I think most people have heard of or come across Rosetta Stone. It’s a software that “approach[es] language learning the same way that you first learned a language — using a natural method that teaches new language directly, without translation” (Rosetta Stone website).
Sounds innovative and fancy enough. If I understand their philosophy correctly, I believe the textbook our American Sign Language class currently uses also has the same motto. For example, the writers of our ASL textbook do not like to define what certain signs means. For the sign “Hello”, the textbook would not write “Hello” under the picture that depicts the sign. Rather, the writer explains the sign by writing “Used when greeting people”. For Rosetta Stone, the customer service representative gave me a demonstration of how the software works. I chose to view the Chinese program and noticed that for a word like “boy”, the software would not define the word “nan ren” as “boy”. Rather, the software shows the Chinese word “nan ren”, recites it out loud in Chinese, and shows you a picture of a boy. While I think that this an interesting method to go about structuring a language learning system, I think that by not giving specific definitions, a language learner can get confused, as I have often experienced using the ASL textbook. For example, in Rosetta Stone, when the software introduced the Chinese word “ni hao”, which roughly means “Hello”, they showed a picture of a woman waving. I understood the relation between the Chinese phrase and the picture because I know Chinese. However, how is a new learner supposed to know what to look at in the picture? Is it the woman? Her hand? Her hat? I can imagine learners getting confused and having to refer to a dictionary anyways in order to clarify meaning. I think it may be most effective to give a specific, concrete definition/translation to learners first, but cautioning them that translations aren’t always 100% accurate and clarifying the true meaning of the word by providing context.
I couldn’t resist going up to the booth and asking the customer service representative for more information about the program. She went through the program right there on their computer, and though I never had the intention to buy their product in the first place, I quickly figured out that even if I were having trouble learning a foreign language and needed help, I’d probably never end up using Rosetta Stone. Why?
- It costs $249.00. And that’s for the basic package (ex: Chinese Level 1). If you want Level 2 & 3, which you probably will need if you really do want to learn the language, the price can go up to $579.00. Maybe cost shouldn’t be the first reason as to why I would never use Rosetta Stone, but you have to admit, for a college student, $250 is quite an investment for something that many people never have to commitment to follow through with.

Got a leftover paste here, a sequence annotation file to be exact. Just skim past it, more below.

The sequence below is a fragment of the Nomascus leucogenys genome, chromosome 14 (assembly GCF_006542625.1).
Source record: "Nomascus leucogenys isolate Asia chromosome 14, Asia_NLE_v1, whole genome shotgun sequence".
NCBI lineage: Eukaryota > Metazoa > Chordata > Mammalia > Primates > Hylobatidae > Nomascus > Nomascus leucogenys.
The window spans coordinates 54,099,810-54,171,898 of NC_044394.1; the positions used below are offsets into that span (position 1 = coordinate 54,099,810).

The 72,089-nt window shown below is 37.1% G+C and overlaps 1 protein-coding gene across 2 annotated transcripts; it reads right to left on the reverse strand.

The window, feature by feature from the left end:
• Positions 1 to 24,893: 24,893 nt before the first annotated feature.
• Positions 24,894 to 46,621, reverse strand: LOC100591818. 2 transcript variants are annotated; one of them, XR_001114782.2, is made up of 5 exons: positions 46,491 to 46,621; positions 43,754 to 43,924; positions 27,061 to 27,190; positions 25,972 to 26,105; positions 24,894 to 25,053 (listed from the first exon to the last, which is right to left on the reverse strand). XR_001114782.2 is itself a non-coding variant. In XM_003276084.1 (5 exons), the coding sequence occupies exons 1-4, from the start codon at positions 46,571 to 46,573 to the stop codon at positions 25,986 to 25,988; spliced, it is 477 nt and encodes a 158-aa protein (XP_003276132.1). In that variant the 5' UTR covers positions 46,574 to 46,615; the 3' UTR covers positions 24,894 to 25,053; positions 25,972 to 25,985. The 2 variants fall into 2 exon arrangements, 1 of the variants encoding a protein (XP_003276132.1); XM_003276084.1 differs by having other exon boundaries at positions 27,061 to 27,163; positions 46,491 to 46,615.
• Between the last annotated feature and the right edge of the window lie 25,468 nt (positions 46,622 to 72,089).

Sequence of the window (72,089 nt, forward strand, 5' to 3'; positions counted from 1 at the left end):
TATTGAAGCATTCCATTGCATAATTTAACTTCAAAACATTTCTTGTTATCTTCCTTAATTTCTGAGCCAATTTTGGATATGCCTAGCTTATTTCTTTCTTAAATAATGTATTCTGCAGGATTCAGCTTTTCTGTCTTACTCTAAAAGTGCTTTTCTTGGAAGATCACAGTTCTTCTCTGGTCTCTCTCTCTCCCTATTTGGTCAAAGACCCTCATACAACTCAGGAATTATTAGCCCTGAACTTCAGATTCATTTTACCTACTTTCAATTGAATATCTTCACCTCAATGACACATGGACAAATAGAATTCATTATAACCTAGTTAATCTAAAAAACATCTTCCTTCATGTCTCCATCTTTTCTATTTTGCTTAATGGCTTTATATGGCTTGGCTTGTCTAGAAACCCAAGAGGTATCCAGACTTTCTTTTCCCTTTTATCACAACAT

- It’s a computer software. I like learning with physical material in front of me (notecards, books, worksheets). I know this is the age of e-books and Kindle but when it comes to language learning, I’d much rather read from a book than stare at a computer screen .
- It’s a computer software. Sorry Rosetta, this one counts as double negative points for me. I can’t imagine learning a foreign language by sitting at my desk at home and interacting with a computer. One of the slogans that appears on the Rosetta Stone website is “New Version. More Immersion”. Immersion into what? The culture of the language… on the computer? I don’t mean to imply that one must immerse themselves in the actual culture or country where the language is used but at least when one takes a class, he/she has the opportunity to interact with the teacher, other students, and maybe even native speakers. To me, the interaction, not with the computer, but with other live language learners is crucial. After all, isn’t that the point of learning a language?
- No translation system is confusing. As explained in the second paragraph above.
I will conclude this post by saying that even though I would never use Rosetta Stone myself for my personal language learning experience, I’m sure there are people and situations out there where the Rosetta system fits to their needs. I have to give props to their catchy slogan as well, which was actually what first caught my eye and made me stop to look twice. As a student taking a class on Second Language Acquisition, the idea that “You were born ready” for language learning and it’s “Your natural ability. Awakened.” is fascinating. I’m sure SLA linguists would challenge how comprehensive that statement is as an explanation for how humans learn languages. After all, many other factors come into play when one is actually in the process of learning a new language, such as the linguistic environment, levels of motivation, and overall learning experiences. But surely, as a marketing technique, it’s certainly nice to think that we have all the tools necessary to learn a foreign language within us, well all the tools except Rosetta Stone of course.
And to end with a positive note, for students like me, pursuing a degree in Teaching English to Speakers of Other Languages or more broadly the field of Applied Linguistics, Rosetta Stone offers jobs where even though we wouldn’t be teaching, we may be able to actually apply our linguistic knowledge, even if it is for the ultimate goal of achieving corporate profits.